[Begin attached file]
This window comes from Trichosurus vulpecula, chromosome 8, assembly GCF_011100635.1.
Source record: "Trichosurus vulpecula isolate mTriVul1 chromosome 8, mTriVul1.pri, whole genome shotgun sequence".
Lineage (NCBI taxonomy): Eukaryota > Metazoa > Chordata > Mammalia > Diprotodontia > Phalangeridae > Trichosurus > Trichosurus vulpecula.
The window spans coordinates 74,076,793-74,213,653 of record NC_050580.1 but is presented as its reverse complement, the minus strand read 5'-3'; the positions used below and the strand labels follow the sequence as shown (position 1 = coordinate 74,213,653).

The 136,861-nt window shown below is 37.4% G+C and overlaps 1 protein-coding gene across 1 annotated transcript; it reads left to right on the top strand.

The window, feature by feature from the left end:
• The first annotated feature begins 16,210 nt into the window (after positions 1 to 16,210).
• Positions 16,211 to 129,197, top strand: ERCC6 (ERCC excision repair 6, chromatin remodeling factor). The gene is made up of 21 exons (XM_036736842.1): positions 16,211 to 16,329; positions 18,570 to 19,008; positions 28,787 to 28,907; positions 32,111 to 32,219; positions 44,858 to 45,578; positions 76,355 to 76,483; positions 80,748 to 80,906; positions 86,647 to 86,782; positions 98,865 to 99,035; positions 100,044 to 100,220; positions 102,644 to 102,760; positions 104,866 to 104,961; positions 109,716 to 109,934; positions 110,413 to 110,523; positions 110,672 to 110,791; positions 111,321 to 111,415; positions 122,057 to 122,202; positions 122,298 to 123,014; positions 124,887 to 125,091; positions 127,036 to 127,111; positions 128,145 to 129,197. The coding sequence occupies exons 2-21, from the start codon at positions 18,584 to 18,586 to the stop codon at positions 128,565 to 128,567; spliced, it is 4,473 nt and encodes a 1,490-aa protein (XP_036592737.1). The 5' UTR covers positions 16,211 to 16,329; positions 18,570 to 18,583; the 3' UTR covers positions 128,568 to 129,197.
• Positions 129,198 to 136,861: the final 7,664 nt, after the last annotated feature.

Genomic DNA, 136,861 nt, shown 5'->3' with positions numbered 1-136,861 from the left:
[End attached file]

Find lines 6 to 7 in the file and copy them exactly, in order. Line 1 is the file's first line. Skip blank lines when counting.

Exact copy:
The window, feature by feature from the left end:
• The first annotated feature begins 16,210 nt into the window (after positions 1 to 16,210).